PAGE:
Wednesday, June 29

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technology

Four things that will shape 2017 for developers

Since Steve Ballmer’s famous speech a few years back, the importance of developers has grown and grown. Coding know-how has become one of the most sought-after skills to have and that shows no sign of changing any time soon. In fact, coding is so highly valued nowadays that CEO of GE, Jeffrey Immelt, said that he wants every new hire to learn to code, regardless of their job role. This is no great surprise; in fact it’s maybe more of a surprise that others aren’t following Immelt’s lead. The continued importance of mobile, acceleration of IoT deployments and growing trends such as VR, AI, digital assistants and cognitive applications all rely on harnessing the talent and creativity of the developer workforce. which investigated the reality of the digital skills shortage found tha...
technology

Fraudsters target social media as rising identity theft puts businesses at risk

A new report from fraud prevention service Cifas has revealed that identity theft is on the rise, with serious financial implications for both businesses and individuals. According to the report, identity theft rose by 57 per cent in 2015 as 148,000 Brits were affected compared to 94,500 the year before. More than 85 per cent were carried out online, with criminals increasingly using social media sites such as Facebook and Twitter as a 'hunting ground' for identities. - also known as- to gain access to corporate information. Simon Dukes, Cifas chief executive, said: 'Fraudsters are opportunists. As banks and lenders have become more adept at detecting false identities, fraudsters have focused on stealing and using genuine people's details instead. 'Society, government and i...
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German court clears Adblock Plus again in lawsuit appeal

Countless numbers of web users are completely in love with adblocking, but there are those who have tried to have it deemed illegal. Adblock Plus has been in court over this before, and today a German court has ruled, once again, that its operations are entirely legal. Publishing house Axel Springer sued Adblock Plus, saying that no company should be able to interfere with the display of ads. Axel Springer lost its case last year, but decided to appeal. Using a recent law to attack Adblock Plus' Acceptable Ads program, Axel Springer tried to get the adblocker banned. This failed, but Adblock Plus has been forced to offer free whitelisting to the publisher. : 'We have to change how we offer whitelisting to Axel Springer in Germany. Normally, because Axel Springer would probably qu...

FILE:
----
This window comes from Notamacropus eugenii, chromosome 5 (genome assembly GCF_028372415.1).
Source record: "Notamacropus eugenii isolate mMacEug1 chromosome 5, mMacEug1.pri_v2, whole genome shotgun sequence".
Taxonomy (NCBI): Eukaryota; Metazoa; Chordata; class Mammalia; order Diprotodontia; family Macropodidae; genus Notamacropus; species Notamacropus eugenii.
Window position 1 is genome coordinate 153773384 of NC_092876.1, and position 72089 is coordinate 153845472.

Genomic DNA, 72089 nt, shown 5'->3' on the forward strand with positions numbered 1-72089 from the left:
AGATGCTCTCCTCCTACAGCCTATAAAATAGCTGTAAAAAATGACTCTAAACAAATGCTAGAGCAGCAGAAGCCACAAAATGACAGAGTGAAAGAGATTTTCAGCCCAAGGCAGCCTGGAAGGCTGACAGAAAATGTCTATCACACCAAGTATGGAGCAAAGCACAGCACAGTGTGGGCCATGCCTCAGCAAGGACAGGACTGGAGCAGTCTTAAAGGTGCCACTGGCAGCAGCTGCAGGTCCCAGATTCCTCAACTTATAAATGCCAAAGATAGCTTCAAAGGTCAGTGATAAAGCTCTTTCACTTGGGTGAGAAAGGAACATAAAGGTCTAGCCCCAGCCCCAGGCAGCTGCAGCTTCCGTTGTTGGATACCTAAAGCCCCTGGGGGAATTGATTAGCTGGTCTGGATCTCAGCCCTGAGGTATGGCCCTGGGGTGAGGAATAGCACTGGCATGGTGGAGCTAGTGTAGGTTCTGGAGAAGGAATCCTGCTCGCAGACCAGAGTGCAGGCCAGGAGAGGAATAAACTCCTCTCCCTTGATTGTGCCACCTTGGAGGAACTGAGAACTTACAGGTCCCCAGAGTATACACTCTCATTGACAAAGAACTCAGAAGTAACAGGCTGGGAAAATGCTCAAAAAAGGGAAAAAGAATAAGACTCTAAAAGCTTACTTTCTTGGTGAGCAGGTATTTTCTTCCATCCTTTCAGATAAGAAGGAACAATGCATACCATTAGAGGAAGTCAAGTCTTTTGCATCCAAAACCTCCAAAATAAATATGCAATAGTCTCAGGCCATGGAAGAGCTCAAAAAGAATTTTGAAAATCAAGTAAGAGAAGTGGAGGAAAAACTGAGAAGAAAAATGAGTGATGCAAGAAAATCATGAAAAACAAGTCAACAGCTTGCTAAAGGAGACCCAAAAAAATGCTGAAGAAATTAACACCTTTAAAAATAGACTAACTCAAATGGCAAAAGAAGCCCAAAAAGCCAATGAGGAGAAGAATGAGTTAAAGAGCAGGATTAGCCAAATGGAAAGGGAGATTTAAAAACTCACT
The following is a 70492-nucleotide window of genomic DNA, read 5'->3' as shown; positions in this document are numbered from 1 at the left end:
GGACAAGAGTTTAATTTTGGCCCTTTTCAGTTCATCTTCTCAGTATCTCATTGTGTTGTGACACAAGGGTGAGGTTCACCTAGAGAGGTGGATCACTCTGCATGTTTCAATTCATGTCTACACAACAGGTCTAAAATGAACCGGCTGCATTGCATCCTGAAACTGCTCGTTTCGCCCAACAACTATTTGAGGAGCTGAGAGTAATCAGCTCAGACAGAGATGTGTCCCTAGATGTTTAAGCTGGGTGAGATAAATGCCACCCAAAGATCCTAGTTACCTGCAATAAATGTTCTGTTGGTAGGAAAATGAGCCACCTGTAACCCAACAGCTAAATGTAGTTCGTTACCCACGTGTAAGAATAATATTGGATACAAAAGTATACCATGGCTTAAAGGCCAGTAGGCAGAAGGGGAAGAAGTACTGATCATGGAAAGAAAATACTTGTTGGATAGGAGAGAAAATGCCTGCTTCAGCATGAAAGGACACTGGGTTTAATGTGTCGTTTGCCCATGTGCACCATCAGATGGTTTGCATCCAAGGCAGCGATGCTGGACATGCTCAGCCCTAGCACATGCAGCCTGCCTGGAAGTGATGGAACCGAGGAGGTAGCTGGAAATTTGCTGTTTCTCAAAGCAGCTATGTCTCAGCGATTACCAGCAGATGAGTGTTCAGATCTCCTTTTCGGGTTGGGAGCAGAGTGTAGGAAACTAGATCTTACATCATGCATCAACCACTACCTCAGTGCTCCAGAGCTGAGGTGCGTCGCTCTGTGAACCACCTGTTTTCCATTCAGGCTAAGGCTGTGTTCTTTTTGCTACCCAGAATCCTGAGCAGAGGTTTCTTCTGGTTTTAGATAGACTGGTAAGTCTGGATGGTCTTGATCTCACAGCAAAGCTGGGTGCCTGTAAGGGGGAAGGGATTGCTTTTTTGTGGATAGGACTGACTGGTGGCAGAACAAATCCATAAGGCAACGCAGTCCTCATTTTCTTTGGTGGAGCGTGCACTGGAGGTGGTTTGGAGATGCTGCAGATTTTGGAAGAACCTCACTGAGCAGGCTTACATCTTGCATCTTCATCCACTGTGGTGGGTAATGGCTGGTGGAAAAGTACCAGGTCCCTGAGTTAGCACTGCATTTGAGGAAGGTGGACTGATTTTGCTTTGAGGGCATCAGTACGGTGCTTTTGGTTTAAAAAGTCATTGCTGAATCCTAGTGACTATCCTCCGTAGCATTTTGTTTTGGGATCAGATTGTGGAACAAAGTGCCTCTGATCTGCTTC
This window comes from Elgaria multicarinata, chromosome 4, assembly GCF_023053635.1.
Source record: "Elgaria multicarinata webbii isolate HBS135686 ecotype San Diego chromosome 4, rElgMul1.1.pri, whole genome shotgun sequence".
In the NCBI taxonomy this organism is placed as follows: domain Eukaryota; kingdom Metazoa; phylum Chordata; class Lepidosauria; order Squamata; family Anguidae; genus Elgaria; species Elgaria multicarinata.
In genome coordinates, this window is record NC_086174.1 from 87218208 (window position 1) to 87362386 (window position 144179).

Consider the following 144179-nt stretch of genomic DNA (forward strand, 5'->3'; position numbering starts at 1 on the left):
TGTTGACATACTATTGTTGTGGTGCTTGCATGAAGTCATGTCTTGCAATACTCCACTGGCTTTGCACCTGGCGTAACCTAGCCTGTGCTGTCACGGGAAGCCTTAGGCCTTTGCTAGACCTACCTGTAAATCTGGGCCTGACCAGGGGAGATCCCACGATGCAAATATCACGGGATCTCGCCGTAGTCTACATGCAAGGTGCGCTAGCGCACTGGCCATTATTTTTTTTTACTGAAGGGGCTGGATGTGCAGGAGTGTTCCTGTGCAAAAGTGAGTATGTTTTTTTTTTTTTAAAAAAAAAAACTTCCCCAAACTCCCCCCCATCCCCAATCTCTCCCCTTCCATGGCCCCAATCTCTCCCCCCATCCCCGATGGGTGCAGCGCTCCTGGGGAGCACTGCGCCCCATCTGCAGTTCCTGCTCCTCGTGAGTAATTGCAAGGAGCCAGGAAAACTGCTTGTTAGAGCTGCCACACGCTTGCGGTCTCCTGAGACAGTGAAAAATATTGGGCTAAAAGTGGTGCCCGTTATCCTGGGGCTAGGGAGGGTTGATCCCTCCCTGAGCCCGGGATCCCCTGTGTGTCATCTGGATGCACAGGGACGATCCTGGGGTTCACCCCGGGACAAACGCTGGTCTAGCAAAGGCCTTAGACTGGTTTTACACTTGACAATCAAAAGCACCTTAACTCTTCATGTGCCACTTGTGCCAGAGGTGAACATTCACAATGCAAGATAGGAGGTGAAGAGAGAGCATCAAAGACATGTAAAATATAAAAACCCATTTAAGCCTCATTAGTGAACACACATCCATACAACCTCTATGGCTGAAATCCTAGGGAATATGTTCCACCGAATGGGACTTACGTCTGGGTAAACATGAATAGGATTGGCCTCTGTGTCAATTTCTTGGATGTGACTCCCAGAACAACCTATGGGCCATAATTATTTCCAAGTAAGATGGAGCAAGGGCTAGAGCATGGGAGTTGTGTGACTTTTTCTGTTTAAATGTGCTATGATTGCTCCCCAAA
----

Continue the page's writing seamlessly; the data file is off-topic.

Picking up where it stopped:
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Get your eCommerce site ready for a bumper holiday season

With the Christmas holiday shopping frenzy starting earlier every year, now’s the time for online retailers to start planning ahead for a bumper season. This is an opportunity not to be missed for online retailers, especially as the festive season is when internet users are more likely to buy. But while the conversion rate is much higher than the rest of the year, businesses should develop an action plan to take advantage of the spike in customers. Follow these 7 techniques to boost online sales in the coming months. With just a little advance planning your e-commerce site can reap the rewards of the Christmas shopping season.  
technology

Gmail outage affects millions of corporate Google for Work users

An outage to Google's Gmail email service yesterday left many corporate users frustrated that they were unable to access their mail.Users of the company's Google for Work were unable to access their email with those in the UK and US being hit the hardest by the disruption. Google has investigated why the outage occurred and it is currently working on bringing the service back online.On its App status page, the company posted an update regarding the outage, saying: “We're investigating reports of an issue with Gmail.  We will provide more information shortly. Based on reports, it affects only Google for Work Gmail users.  The users are redirected to a page with 'Service not available, contact your administrator'.”The issue, which was apparently caused by a technical glitch, is con...